A federal investigation is now underway at Soldiers' Home in Holyoke, Massachusetts, where at least 25 veterans have died and management has been accused of failing to protect residents and staff amid the novel coronavirus pandemic.
The U.S. Attorney's Office for the District of Massachusetts and the Department of Justice's Civil Rights Division announced the joint investigation on Friday.
The agencies will examine whether the Soldiers' Home, a state-runhealth care facility for veterans, "violated the rights of residents by failing to provide them adequate medical care generally, and during the coronavirus pandemic," according to a statement.
Of the 25 veteran residents who've died since late March, 18 tested positive for the coronavirus, while three have pending test results, three tested negative and one was unknown, according to the latest information from the state's Office of Health and Human Services on Monday.
At least 59 veteran residents have tested positive, while 31 employees have tested positive, according to the agency. There were 159 veteran residents and 179 employees who tested negative, the agency said.
A spokesperson for the agency released a statement following news of the investigation, saying it's "imperative" that the facility provide a safe environment for residents and staff. The statement also included efforts made by officials during the crisis, including putting Superintendent Bennett Walsh on paid administrative leave and instituting an onsite clinical command team.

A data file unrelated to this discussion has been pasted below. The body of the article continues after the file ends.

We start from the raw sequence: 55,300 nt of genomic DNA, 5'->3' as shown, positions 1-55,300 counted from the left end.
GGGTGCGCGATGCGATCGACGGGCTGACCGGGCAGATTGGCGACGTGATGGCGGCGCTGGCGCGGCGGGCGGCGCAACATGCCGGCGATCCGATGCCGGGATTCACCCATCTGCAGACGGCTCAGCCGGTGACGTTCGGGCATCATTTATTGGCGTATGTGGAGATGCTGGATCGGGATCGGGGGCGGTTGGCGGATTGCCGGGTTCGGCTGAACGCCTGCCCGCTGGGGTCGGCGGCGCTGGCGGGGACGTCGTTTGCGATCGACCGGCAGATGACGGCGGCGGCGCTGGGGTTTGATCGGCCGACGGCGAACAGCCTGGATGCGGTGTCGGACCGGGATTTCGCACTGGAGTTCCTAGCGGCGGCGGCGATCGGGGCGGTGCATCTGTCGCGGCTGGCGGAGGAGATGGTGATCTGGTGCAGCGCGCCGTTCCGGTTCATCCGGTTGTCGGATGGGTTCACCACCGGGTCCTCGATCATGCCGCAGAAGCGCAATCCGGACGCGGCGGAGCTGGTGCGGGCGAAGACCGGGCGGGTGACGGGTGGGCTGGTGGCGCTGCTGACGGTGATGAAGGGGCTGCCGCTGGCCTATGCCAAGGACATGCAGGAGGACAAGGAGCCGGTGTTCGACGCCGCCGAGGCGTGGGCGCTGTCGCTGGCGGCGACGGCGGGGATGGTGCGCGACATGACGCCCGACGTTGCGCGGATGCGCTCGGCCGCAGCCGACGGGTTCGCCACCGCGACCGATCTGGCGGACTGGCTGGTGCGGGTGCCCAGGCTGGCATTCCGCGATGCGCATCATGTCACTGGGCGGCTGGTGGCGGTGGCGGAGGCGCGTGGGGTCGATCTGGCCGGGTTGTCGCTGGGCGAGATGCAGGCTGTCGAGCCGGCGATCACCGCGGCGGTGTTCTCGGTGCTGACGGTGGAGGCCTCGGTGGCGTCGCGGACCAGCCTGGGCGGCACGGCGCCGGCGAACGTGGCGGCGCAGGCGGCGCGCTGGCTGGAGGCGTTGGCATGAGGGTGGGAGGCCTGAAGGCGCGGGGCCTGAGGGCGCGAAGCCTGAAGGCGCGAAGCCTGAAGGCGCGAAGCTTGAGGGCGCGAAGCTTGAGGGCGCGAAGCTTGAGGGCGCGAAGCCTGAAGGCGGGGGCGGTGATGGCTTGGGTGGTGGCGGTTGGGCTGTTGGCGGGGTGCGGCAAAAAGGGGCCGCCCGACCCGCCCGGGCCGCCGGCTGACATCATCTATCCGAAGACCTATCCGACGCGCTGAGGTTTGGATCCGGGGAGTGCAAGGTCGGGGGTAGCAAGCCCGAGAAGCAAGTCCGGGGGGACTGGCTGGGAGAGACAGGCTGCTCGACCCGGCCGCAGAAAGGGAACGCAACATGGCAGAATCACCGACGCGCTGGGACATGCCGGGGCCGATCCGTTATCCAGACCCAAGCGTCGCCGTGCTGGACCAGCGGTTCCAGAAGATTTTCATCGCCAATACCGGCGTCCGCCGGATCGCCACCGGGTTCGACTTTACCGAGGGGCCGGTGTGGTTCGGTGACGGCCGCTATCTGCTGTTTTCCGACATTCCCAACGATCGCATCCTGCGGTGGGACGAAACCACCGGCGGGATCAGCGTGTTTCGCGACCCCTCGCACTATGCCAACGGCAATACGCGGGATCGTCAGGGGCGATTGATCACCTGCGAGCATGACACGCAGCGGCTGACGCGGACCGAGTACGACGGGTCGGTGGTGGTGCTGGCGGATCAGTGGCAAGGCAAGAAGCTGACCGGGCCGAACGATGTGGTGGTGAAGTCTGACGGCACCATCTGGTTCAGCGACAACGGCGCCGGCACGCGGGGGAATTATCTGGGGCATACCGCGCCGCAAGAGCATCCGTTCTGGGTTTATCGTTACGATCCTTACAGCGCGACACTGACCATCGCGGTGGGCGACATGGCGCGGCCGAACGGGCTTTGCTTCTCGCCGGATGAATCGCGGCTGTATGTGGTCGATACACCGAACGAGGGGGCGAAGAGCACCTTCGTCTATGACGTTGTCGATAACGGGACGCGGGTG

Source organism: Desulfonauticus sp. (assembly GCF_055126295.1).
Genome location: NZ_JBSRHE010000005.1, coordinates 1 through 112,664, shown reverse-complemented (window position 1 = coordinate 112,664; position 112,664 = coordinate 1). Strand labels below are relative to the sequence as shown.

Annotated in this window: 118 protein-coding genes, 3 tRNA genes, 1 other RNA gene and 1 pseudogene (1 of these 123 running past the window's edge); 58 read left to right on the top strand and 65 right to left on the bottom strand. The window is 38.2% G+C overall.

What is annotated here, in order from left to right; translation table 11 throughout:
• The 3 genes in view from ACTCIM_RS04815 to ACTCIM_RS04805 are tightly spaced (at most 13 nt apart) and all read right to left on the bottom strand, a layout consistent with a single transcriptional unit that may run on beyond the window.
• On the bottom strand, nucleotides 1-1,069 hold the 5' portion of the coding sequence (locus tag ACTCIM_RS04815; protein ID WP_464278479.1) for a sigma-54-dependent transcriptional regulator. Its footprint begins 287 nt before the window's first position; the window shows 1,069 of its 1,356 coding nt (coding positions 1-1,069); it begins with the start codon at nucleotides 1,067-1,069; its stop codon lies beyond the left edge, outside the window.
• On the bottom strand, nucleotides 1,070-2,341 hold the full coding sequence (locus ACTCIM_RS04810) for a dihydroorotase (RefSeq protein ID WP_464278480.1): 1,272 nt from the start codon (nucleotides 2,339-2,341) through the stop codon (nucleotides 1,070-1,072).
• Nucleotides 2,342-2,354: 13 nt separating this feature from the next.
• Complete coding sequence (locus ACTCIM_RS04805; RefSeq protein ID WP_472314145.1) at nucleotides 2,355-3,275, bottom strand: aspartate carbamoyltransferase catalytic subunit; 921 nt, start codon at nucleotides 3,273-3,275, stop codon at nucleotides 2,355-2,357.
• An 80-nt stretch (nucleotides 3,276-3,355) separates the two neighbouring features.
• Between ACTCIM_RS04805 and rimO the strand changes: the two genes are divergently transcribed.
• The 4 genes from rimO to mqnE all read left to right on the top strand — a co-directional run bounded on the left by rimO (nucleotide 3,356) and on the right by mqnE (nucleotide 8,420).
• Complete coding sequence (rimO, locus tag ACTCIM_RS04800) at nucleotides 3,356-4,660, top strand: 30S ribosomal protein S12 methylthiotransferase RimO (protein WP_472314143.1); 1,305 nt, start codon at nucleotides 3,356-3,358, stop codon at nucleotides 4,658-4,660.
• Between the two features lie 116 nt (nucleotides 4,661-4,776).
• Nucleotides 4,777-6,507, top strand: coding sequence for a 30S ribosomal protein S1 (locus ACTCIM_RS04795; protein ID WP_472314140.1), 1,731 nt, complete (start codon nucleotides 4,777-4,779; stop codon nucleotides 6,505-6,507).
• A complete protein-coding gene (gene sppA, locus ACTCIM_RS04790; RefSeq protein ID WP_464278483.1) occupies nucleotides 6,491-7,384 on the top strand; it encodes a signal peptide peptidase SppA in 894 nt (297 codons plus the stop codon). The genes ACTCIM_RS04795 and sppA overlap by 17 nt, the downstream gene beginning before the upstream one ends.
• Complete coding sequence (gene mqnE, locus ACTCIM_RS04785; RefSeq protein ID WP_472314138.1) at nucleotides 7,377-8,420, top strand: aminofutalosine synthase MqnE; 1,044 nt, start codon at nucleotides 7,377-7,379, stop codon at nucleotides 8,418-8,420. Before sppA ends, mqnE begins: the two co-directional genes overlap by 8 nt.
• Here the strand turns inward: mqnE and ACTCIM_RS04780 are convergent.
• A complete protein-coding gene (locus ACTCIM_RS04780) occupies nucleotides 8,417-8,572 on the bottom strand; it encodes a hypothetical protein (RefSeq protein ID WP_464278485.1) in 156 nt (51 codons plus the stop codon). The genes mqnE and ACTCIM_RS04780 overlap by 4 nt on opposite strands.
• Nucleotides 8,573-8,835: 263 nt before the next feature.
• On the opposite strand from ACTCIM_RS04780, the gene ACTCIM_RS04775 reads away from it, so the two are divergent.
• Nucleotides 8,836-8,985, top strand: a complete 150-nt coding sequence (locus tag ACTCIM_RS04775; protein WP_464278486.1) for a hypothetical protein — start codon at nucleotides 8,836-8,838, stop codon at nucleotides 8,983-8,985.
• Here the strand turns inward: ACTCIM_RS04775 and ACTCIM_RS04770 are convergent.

Those team members "have assertively responded to the emergency situation and are continually making necessary changes on the ground to protect resident safety," the spokesperson said. "The circumstances that led to the heartbreaking situation at Holyoke Soldiers' Home are the subject of a full and impartial investigation ordered by the Governor, led by Attorney Mark Pearlstein."
Employees have told ABC News that management at the home, including Walsh, did not provide staff with personal protective equipment and that veterans who had been exposed to the virus were placed in overcrowded rooms with veterans who had not been exposed.
Walsh has not responded to requests for comment from ABC News, but did provide a statement to MassLive defending his actions.
The investigation by the U.S. Attorney's Office and DOJ is separate from the independent investigation that Massachusetts Gov. Charlie Baker has ordered.
"It would be difficult to overstate our obligation to the health and well-being of elderly and disabled military veterans and, by extension, to their families. … My condolences to the families of those veterans who died while in the Home’s care; we will get to the bottom of what happened here," U.S. Attorney Andrew Lelling said in a statement.
Cory Bombredi, an organizer with the Local 888 union that represents some of the employees, applauded the new investigation.
"I find the news promising that we now have several sets of eyes looking into the events that led to the unnecessary death of our veterans, and the spread of COVID-19 throughout our membership," Bombredi told ABC News.
What to know about Coronavirus:
- How it started and how to protect yourself: Coronavirus explained
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